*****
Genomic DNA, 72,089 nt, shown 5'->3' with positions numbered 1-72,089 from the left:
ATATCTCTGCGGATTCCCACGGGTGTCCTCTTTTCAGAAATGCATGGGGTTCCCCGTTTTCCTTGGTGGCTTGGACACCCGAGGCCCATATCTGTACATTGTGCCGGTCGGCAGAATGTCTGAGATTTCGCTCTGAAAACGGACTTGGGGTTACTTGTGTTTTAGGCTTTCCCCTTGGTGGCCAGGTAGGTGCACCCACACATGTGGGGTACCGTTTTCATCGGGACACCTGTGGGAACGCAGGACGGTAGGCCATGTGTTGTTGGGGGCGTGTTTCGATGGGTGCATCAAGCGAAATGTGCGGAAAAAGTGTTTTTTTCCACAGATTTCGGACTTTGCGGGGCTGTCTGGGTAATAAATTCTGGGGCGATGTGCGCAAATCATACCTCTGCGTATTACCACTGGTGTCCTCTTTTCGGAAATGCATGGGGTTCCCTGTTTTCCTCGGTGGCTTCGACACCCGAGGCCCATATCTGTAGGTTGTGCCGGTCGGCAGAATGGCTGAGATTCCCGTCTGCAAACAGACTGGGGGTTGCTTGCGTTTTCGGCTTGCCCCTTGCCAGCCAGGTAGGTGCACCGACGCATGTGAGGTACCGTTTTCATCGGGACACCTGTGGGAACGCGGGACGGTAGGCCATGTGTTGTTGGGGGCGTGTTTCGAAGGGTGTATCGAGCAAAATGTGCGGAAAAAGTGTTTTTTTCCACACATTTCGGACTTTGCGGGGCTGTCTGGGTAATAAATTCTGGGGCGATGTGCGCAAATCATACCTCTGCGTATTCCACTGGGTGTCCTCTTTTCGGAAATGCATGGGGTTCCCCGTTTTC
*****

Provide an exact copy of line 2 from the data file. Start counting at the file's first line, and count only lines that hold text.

ATATCTCTGCGGATTCCCACGGGTGTCCTCTTTTCAGAAATGCATGGGGTTCCCCGTTTTCCTTGGTGGCTTGGACACCCGAGGCCCATATCTGTACATTGTGCCGGTCGGCAGAATGTCTGAGATTTCGCTCTGAAAACGGACTTGGGGTTACTTGTGTTTTAGGCTTTCCCCTTGGTGGCCAGGTAGGTGCACCCACACATGTGGGGTACCGTTTTCATCGGGACACCTGTGGGAACGCAGGACGGTAGGCCATGTGTTGTTGGGGGCGTGTTTCGATGGGTGCATCAAGCGAAATGTGCGGAAAAAGTGTTTTTTTCCACAGATTTCGGACTTTGCGGGGCTGTCTGGGTAATAAATTCTGGGGCGATGTGCGCAAATCATACCTCTGCGTATTACCACTGGTGTCCTCTTTTCGGAAATGCATGGGGTTCCCTGTTTTCCTCGGTGGCTTCGACACCCGAGGCCCATATCTGTAGGTTGTGCCGGTCGGCAGAATGGCTGAGATTCCCGTCTGCAAACAGACTGGGGGTTGCTTGCGTTTTCGGCTTGCCCCTTGCCAGCCAGGTAGGTGCACCGACGCATGTGAGGTACCGTTTTCATCGGGACACCTGTGGGAACGCGGGACGGTAGGCCATGTGTTGTTGGGGGCGTGTTTCGAAGGGTGTATCGAGCAAAATGTGCGGAAAAAGTGTTTTTTTCCACACATTTCGGACTTTGCGGGGCTGTCTGGGTAATAAATTCTGGGGCGATGTGCGCAAATCATACCTCTGCGTATTCCACTGGGTGTCCTCTTTTCGGAAATGCATGGGGTTCCCCGTTTTC